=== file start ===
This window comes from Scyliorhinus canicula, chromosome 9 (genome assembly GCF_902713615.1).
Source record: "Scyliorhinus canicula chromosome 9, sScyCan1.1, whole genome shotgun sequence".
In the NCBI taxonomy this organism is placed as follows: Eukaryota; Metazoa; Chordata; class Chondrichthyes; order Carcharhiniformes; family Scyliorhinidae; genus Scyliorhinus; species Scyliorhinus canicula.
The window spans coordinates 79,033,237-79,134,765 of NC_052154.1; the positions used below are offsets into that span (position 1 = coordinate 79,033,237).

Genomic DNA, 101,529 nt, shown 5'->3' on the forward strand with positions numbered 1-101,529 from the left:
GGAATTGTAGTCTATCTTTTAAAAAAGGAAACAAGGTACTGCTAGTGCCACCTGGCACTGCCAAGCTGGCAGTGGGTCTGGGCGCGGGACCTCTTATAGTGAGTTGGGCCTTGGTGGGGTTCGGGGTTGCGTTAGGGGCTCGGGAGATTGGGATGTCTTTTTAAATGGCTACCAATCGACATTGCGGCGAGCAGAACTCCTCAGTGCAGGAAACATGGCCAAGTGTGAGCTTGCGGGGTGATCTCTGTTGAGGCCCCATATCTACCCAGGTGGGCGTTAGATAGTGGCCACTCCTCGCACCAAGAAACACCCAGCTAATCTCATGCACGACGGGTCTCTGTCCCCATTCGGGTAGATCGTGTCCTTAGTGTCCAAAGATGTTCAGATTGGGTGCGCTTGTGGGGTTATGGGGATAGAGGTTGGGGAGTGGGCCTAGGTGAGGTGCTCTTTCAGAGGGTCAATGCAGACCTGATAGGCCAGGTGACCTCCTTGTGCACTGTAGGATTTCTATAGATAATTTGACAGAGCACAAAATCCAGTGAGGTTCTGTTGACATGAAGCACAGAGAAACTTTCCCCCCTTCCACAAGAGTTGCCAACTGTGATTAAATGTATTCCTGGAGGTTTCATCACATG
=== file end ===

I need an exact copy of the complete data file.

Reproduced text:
This window comes from Scyliorhinus canicula, chromosome 9 (genome assembly GCF_902713615.1).
Source record: "Scyliorhinus canicula chromosome 9, sScyCan1.1, whole genome shotgun sequence".
In the NCBI taxonomy this organism is placed as follows: Eukaryota; Metazoa; Chordata; class Chondrichthyes; order Carcharhiniformes; family Scyliorhinidae; genus Scyliorhinus; species Scyliorhinus canicula.
The window spans coordinates 79,033,237-79,134,765 of NC_052154.1; the positions used below are offsets into that span (position 1 = coordinate 79,033,237).

Genomic DNA, 101,529 nt, shown 5'->3' on the forward strand with positions numbered 1-101,529 from the left:
GGAATTGTAGTCTATCTTTTAAAAAAGGAAACAAGGTACTGCTAGTGCCACCTGGCACTGCCAAGCTGGCAGTGGGTCTGGGCGCGGGACCTCTTATAGTGAGTTGGGCCTTGGTGGGGTTCGGGGTTGCGTTAGGGGCTCGGGAGATTGGGATGTCTTTTTAAATGGCTACCAATCGACATTGCGGCGAGCAGAACTCCTCAGTGCAGGAAACATGGCCAAGTGTGAGCTTGCGGGGTGATCTCTGTTGAGGCCCCATATCTACCCAGGTGGGCGTTAGATAGTGGCCACTCCTCGCACCAAGAAACACCCAGCTAATCTCATGCACGACGGGTCTCTGTCCCCATTCGGGTAGATCGTGTCCTTAGTGTCCAAAGATGTTCAGATTGGGTGCGCTTGTGGGGTTATGGGGATAGAGGTTGGGGAGTGGGCCTAGGTGAGGTGCTCTTTCAGAGGGTCAATGCAGACCTGATAGGCCAGGTGACCTCCTTGTGCACTGTAGGATTTCTATAGATAATTTGACAGAGCACAAAATCCAGTGAGGTTCTGTTGACATGAAGCACAGAGAAACTTTCCCCCCTTCCACAAGAGTTGCCAACTGTGATTAAATGTATTCCTGGAGGTTTCATCACATG